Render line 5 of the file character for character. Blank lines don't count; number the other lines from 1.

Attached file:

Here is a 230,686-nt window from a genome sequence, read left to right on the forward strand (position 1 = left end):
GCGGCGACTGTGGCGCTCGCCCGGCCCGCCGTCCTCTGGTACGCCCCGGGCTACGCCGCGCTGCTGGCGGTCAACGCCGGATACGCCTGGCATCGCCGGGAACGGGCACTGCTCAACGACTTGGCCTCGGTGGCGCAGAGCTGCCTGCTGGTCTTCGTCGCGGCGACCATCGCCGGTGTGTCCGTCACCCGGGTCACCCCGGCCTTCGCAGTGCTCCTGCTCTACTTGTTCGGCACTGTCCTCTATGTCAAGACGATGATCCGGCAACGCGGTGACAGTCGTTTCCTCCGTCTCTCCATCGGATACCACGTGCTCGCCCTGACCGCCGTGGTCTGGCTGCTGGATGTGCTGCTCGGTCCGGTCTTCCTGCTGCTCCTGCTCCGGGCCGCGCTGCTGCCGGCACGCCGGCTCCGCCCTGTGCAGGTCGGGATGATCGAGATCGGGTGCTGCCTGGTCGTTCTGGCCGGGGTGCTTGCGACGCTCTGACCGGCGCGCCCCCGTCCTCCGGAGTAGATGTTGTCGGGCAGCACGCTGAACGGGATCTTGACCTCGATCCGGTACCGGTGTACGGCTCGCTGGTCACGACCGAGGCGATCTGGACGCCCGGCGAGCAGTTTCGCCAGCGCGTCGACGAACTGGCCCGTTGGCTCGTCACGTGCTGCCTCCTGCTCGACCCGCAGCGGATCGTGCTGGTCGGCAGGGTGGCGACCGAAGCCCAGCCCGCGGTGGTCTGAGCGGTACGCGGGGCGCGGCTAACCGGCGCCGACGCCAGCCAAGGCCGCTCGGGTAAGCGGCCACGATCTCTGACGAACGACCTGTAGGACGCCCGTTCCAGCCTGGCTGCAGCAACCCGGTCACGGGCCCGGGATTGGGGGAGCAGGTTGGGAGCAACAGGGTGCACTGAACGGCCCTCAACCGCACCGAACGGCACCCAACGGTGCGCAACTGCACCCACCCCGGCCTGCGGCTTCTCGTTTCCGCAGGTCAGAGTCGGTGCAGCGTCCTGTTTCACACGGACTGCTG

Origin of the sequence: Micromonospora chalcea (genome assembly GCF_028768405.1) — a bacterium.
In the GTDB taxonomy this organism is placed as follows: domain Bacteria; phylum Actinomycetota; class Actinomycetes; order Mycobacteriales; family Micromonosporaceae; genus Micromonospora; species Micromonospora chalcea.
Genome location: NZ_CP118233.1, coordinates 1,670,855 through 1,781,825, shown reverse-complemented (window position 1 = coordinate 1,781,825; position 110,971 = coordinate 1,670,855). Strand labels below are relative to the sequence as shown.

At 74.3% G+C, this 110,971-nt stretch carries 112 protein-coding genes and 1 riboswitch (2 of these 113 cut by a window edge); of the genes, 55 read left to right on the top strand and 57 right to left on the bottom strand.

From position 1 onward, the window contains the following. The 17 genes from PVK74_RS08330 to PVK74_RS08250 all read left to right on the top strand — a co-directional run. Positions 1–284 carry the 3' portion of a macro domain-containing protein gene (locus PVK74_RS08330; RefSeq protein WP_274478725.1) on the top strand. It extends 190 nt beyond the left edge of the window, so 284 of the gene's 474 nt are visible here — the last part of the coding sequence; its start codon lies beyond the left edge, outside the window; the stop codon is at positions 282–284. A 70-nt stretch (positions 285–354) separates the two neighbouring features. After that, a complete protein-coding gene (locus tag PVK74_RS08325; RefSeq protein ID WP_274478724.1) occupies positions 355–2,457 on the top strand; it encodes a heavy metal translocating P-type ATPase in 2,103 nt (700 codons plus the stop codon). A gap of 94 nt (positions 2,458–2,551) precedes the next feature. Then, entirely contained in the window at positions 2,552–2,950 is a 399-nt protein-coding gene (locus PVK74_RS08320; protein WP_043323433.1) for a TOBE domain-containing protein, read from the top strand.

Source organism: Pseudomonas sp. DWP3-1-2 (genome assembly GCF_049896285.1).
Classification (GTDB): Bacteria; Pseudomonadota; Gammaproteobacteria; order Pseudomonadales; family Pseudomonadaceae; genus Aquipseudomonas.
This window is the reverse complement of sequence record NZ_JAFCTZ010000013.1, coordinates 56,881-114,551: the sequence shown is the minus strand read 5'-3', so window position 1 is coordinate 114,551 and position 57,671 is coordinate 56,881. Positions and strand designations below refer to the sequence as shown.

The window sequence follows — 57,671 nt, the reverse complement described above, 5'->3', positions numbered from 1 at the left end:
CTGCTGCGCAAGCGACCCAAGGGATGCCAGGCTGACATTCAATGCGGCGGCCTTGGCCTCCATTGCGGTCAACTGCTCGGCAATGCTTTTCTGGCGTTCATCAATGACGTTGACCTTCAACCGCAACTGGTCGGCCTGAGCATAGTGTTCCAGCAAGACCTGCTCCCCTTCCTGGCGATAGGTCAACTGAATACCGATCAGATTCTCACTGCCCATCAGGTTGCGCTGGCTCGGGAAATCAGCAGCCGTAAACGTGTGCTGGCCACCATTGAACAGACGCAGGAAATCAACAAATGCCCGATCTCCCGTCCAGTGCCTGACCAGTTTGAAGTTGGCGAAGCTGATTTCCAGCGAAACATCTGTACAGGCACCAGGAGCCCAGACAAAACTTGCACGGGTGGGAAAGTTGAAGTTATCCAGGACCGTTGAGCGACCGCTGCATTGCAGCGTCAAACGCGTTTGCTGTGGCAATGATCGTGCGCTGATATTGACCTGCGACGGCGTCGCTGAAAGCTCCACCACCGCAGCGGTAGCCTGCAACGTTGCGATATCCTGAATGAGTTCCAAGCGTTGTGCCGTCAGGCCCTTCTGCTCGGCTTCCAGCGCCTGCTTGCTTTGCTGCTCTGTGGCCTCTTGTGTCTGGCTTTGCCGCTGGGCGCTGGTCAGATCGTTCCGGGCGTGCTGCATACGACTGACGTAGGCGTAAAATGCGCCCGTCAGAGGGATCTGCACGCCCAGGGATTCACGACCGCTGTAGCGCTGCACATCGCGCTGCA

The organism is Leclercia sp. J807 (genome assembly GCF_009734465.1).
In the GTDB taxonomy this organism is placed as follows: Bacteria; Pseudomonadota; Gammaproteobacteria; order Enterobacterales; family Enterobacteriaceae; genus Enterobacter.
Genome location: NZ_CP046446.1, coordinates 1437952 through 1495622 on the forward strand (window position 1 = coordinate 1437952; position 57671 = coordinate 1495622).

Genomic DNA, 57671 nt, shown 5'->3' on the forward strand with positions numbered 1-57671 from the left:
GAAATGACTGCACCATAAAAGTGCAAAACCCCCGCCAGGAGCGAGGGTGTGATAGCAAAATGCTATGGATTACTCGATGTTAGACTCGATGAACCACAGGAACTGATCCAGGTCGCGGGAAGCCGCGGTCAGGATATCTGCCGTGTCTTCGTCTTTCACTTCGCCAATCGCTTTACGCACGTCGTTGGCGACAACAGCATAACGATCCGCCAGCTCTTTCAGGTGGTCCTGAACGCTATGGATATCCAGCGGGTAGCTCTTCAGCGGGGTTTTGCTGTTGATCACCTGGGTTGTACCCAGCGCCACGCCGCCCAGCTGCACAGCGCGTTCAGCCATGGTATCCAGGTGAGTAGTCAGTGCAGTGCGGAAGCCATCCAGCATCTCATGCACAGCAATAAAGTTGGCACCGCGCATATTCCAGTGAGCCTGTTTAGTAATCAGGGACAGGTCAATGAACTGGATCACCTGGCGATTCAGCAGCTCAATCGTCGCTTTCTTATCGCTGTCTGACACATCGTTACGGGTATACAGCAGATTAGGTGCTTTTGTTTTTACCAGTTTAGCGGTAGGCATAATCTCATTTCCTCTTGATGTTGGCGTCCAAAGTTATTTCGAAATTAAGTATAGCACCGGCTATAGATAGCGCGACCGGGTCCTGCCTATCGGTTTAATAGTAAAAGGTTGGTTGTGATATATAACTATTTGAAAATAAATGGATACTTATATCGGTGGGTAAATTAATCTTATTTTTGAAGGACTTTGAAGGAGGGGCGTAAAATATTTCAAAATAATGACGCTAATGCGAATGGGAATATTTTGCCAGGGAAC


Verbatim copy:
Genome location: NZ_CP118233.1, coordinates 1,670,855 through 1,781,825, shown reverse-complemented (window position 1 = coordinate 1,781,825; position 110,971 = coordinate 1,670,855). Strand labels below are relative to the sequence as shown.